How much am I loving this election? That's one of those questions that's delivered as a statement, but in case you're in any doubt about my sentiments – they're very positive. Not because of the likely result, I hasten to add, but because of all the tweets.
There are factors other than Twitter, of course – like the fact that the polls are so close – and the Nick Clegg spanner in the works. There's also The X Factor effect of the TV debates – although whether that's something to love is another question. (They've been called the "live abortion of British democracy" by one critic.) Still, for me, the live debates plus Twitter has been a revelation. We got a hint of what Twitter was capable of when Jan Moir was tweeted down for being beastly to Stephen Gately. However, the first election since Twitter was born has given the site a raison d'être.
I was resistant to Twitter when it arrived a few years ago. I'd never got into Facebook. I'd just had a baby when it came along. Someone's update said: "Just packing to go to Paris." I thought, oh God, it's just a lot of people bragging, plus I'll never get any work done.
Twitter, though, advertised "short, timely messages". I had a look. At first glance it seemed tedious – lots of people having incomprehensible conversations that I wasn't in on. Then the leaders' debates started and I gathered from the press that Twitter could add another dimension. For the second debate I had my laptop beside me and it was certainly intriguing. I found some interesting people to follow.
By the time the third debate came around this week, my new multi-platform experience was just incredible amounts of fun. You know how people used to lament the fracturing of channels and the end of event television; the end of 24 million people watching Only Fools and Horses all at once; the end of the power surge the national grid would experience at the end when everyone put the kettle on? Well, now that communal experience is back – with interactive knobs on.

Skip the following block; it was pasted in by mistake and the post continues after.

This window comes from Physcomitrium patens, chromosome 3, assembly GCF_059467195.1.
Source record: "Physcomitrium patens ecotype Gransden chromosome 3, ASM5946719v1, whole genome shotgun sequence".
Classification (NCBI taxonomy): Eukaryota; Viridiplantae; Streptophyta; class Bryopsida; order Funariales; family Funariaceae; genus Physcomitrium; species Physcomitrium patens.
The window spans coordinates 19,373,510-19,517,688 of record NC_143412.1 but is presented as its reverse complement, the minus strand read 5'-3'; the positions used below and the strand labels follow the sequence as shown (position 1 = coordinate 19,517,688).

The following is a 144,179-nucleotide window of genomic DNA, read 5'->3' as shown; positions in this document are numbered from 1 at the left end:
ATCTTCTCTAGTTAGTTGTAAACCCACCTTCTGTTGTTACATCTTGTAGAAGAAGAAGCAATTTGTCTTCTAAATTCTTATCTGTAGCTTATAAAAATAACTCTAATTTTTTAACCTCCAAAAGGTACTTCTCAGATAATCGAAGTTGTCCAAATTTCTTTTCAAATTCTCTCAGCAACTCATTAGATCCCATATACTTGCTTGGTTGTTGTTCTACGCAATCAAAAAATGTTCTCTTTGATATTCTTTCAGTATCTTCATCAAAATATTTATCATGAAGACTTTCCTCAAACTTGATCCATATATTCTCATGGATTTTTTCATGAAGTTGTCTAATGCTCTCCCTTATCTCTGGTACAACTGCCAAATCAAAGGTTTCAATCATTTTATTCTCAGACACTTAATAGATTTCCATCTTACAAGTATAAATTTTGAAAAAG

Clearly to go the whole hog, I had to start tweeting myself and that was a little daunting. I spent several days composing various possibilities in my head. I found myself arranging random thoughts into 140-character haikus. It got to be a habit. I worried I might dream in tweets. But I've read that the key to getting a blog following is to just keep blogging. So, in that vein, I resolved to "just do it" – although it did seem odd at first. I mean, why would anyone care what I was doing? I took comfort in my minuscule following.
But then the more I got into Twitter, the more it seemed a cheerful place. The internet is notoriously brutal, but somehow the sneering that pervades the usual blogosphere threads is gloriously absent from Twitter. You can be anonymous on Twitter, if you want, but because of the way it works, it just doesn't do to be angry and mean. Twitter users must attract followers and you do that by being funny, interesting, thought-provoking or giving good advice about music and interesting web links. On Twitter, the mob mentality is mostly genial. It's OK to insult Cameron – but that's about it. Never having been a political activist, I haven't known what it is to have a tribe – never known how heart-warming it is. Today started with #iloveimmigrants trending to the top of the UK list.
When Jean-Paul Sartre said "hell is other people", he'd never been on Twitter, naturally. Heaven is other people being smart, poignant, funny and brief – at arm's length. (Oooh, only 78 characters in that sentence. Excuse me while I tweet.)Reuse content